The St. Lawrence River is more than a thread of fresh water nosing 1,197 kilometres into the North American hinterland. It conveys everything from ocean-going tankers and weekend yachts to tiny pleasure craft and toys for the cottagers and riparian dwellers along the length of the estuary. Living inland as we do within an hour of the waterway it is not uncommon to travel southward from Ottawa along Hwy #416 to Prescott and then onto the Ivy Lea Parkway which connects between historic Brockville and Gananoque.
“Gananoque is a town in the Leeds and Grenville area of Ontario, Canada. The town had a population of 5,194 year-round residents in the Canada 2011 Census, as well as summer residents sometimes referred to as “Islanders” because of the Thousand Islands in the Saint Lawrence River, Gananoque’s most important tourist attraction. The Gananoque River flows through the town and the St. Lawrence River serves as the southern boundary of the town.“
My driving venture this afternoon began agreeably upon the heels of having cycled the customary 10 kilometres from home and back along the erstwhile railway right-of-way towards the Village of Rosebank. So enthused was I at the outset of my motor vehicle excursion – no doubt stimulated by the purgative effect of physical activity – that I decided to penetrate the southern limits of the Province instead of directing myself as I normally do northward into Renfrew County which is a slightly less protracted journey and somewhat more bucolic. Today however I was feeling an undeniable gusto which prompted me to consider traveling further abroad than usual. I was also recovering from an uncanny lack of appetite last evening. All matters appeared to be functioning properly once again!
To initiate my burgeoning zeal while en route I decided to attempt a telephone call to our dear acquaintances, George and Bobbie, from Longboat Key. I was in luck, they were both home (in Maine) and able to chat. After collecting the headnotes of our respective familial endeavours we lapsed into the predictable misery surrounding the Coronavirus pandemic. The first and paramount observation was that carbohydrates have taken their universal toll upon the human race! Only this evening for example we tucked into Nanaimo bars and butter tarts! Of more notable report was that all members of the clans are accounted for and handing the expected mandates and qualifications reasonably well. I say reasonably well because there is increasingly no denying that the weight of social distancing is wrecking havoc. The epidemic has succeeded to catapult modern society into a surreal amorphous state.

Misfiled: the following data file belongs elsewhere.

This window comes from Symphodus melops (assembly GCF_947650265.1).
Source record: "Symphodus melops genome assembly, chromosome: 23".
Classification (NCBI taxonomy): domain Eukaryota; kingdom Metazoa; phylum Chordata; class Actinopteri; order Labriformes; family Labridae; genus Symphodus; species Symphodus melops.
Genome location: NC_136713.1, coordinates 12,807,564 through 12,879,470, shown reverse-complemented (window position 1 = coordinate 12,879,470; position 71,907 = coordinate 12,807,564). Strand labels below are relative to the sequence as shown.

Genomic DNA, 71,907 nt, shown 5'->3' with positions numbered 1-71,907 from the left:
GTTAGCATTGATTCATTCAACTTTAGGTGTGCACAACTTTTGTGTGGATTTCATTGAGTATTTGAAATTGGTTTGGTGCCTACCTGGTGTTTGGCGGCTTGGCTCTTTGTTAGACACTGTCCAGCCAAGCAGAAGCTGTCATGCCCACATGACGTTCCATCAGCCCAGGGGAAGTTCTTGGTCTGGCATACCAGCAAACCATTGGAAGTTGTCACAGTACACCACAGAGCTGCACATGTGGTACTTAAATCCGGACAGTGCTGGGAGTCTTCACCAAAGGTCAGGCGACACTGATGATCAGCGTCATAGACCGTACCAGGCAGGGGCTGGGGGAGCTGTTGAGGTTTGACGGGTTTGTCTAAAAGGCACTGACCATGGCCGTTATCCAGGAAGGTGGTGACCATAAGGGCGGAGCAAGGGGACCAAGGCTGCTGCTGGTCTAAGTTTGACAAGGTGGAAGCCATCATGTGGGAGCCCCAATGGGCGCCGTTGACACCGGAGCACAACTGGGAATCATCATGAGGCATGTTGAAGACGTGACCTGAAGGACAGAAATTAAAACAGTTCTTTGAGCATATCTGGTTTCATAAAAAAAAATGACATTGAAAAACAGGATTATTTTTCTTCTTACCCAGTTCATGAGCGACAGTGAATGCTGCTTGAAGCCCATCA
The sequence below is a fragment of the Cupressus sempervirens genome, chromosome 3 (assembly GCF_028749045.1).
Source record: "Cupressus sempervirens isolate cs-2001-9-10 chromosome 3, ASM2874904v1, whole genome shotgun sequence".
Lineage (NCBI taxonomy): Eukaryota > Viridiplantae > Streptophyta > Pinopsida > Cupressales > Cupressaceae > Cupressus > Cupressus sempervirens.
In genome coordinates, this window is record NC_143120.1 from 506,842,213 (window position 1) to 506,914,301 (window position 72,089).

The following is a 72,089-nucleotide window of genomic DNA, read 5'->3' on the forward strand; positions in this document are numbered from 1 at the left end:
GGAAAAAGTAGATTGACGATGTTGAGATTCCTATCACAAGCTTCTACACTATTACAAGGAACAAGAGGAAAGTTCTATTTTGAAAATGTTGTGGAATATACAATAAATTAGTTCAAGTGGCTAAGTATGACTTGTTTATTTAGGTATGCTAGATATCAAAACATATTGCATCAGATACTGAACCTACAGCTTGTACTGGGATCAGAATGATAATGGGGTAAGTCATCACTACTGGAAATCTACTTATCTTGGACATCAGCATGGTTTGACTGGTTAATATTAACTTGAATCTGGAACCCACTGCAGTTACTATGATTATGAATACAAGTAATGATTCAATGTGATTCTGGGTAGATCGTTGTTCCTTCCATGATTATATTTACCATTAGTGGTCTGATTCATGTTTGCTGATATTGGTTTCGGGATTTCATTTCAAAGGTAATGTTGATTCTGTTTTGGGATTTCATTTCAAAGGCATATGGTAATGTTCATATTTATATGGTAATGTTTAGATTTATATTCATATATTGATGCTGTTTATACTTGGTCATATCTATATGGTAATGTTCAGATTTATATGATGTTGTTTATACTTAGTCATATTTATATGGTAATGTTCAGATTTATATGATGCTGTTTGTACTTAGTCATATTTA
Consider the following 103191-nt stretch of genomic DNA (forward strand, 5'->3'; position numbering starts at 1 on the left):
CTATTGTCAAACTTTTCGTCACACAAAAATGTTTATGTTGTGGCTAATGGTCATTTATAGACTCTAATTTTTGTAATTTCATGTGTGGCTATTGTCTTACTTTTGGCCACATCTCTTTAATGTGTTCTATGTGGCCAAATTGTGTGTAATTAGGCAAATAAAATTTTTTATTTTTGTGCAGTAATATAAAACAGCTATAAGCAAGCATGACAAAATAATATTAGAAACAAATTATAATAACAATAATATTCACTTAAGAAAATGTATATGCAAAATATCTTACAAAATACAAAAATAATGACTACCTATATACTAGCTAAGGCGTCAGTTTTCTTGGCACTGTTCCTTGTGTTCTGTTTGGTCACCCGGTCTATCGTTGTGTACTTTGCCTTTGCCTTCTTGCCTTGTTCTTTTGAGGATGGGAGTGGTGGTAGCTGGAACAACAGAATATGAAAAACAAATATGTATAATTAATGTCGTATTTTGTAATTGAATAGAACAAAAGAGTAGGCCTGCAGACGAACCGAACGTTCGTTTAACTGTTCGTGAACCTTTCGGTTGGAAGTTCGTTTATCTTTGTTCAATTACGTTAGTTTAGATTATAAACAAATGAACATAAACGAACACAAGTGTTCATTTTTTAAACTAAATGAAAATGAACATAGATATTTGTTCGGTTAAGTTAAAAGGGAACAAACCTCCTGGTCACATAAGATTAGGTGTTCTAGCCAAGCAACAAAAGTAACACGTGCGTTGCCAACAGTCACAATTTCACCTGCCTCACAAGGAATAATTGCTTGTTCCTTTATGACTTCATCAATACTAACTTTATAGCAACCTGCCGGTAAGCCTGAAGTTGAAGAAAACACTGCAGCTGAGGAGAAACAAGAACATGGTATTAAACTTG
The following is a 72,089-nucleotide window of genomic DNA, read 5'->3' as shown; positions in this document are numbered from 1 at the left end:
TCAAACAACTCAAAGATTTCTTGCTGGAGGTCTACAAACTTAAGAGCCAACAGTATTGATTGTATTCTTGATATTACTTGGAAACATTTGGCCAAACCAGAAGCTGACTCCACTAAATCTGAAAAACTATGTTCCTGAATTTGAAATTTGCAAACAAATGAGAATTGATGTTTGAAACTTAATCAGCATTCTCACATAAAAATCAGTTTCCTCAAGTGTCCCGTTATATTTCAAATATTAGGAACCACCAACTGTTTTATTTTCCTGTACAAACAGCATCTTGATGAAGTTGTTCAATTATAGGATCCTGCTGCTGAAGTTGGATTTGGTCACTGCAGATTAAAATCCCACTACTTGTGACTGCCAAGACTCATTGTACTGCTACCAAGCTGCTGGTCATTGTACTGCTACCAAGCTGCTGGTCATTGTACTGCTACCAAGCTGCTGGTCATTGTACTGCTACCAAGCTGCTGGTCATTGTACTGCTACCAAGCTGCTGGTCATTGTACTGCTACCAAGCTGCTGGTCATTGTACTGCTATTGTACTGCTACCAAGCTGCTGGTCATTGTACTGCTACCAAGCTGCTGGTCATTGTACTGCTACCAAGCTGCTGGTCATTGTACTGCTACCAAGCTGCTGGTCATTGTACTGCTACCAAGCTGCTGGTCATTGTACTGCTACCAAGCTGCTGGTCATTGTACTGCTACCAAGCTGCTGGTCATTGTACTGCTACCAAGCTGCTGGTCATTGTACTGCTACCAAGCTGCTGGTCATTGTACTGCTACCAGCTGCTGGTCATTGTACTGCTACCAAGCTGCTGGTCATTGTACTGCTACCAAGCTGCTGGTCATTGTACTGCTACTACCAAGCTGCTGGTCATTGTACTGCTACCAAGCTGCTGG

It seems that aside from this disorientation a collateral of the isolation is the enactment of discoveries, a welcome though painful translation. The traffic along the St. Lawrence River today was so sparse that I captured the sight of museums, restaurants and galleries which I had never before noticed. Perhaps it was the lack of luncheon on the agenda at the Ivy Lea Club – or whatever else normally occupies us on these sorties – that enabled me to broaden my perspective of an otherwise familiar surrounding.
Because there was no place to visit along my route, I turned around after reaching Brockville and headed back home. The first stop upon my return was the car wash, then the grocery store (a commission for what began as merely bread and butter but which ended including mixed veggies and those Nanaimo bars and butter tarts I mentioned earlier). It is anathema to shop before a scheduled meal!
Armed with all these uplifting ingredients it was not until I had returned home and parked the car that things turned sour. The bag of groceries on the back seat had broken. Liquid escaped from one or both of the veggie containers. Luckily for me I had placed the plastic grocery bags on the back seat before setting the brown paper bag of groceries on top. During the pandemic the grocery store prohibits the use of the re-usable grocery bags.
Just as I was coping with the irksome broken paper bag and furiously adding the products item-by-item to the delivery cart to transport them to the apartment, one of the building residents passed by and commented that there appeared to be an oil leak from my car onto the garage floor. We hadn’t noticed it previously because I park by backing in, then leave with the space behind me and out of sight. This process in reverse accounts for my ignorance upon return. The moment I returned to the apartment with my moistened collection of provisions, I called the car dealership. They were closed. I emailed them instead – including the production of photos of the oil stains – and advised I would be on site no later than 7:30 am tomorrow morning.
Arrangements were subsequently made to clean the parking space. I have no intention of returning the car until it is repaired. It seems like only yesterday that I jokingly repeated the adage of a former friend in the retail automobile sales business that, “The first thing you do with a new car is beat it with a baseball bat then drive it through a barbed wire fence!” If I recall correctly the quip was addressed to friends who advised they had just purchased a used automobile – to which I pointedly replied that, “The only people I know who buy used cars are those who can afford not to!” Nonetheless in spite of the want of investment prowess when it comes to personal use automobiles I confess I am a hardened aficionado of the indulgence and am ever likely to remain so. Clearly the elemental disruption of an oil leak is poor ammunition for the addiction but if the past is any clue, I’m bound to repeat the infirmity within the year.
The post scriptum to this unfortunate account is that by any measure such minor inconveniences are clearly supportable. I just hate being reminded so succinctly that life has its ups and downs!